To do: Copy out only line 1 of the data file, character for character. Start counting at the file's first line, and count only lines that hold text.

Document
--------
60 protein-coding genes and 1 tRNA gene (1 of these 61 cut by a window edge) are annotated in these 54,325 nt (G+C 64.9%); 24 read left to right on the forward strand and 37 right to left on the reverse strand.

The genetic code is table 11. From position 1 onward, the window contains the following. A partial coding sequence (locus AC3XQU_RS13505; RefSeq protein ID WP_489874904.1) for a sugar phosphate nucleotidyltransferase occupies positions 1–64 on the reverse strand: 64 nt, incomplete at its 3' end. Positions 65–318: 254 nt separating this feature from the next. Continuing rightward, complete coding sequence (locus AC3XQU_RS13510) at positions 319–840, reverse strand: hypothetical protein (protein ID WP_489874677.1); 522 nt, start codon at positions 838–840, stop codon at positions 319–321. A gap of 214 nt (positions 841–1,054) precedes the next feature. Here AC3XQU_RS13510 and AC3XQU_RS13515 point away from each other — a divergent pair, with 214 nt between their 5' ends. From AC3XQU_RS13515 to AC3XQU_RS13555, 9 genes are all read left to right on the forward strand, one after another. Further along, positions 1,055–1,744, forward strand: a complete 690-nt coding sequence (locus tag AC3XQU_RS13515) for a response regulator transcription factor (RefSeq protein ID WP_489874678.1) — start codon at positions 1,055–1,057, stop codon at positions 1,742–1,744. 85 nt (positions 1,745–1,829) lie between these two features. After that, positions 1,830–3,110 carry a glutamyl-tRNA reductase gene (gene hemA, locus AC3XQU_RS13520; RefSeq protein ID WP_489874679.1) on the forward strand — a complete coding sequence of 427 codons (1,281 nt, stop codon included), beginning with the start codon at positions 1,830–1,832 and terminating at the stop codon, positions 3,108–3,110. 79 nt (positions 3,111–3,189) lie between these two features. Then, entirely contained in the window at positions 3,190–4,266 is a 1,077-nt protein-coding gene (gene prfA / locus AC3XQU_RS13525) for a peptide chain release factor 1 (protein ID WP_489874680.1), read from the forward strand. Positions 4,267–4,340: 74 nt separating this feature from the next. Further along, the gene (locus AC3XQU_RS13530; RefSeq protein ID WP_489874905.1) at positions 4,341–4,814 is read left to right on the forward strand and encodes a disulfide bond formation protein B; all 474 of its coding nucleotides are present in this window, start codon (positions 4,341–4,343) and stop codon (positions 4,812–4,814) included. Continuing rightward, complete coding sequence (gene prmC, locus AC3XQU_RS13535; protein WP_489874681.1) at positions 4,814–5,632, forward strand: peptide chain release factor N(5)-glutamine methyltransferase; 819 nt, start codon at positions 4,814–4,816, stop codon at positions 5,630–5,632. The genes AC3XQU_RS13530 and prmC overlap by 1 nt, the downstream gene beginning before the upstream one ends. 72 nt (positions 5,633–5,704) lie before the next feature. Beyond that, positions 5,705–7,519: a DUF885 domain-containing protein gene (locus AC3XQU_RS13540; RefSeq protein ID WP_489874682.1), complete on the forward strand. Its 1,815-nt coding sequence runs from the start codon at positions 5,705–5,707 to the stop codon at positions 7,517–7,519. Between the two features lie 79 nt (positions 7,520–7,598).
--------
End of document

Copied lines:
60 protein-coding genes and 1 tRNA gene (1 of these 61 cut by a window edge) are annotated in these 54,325 nt (G+C 64.9%); 24 read left to right on the forward strand and 37 right to left on the reverse strand.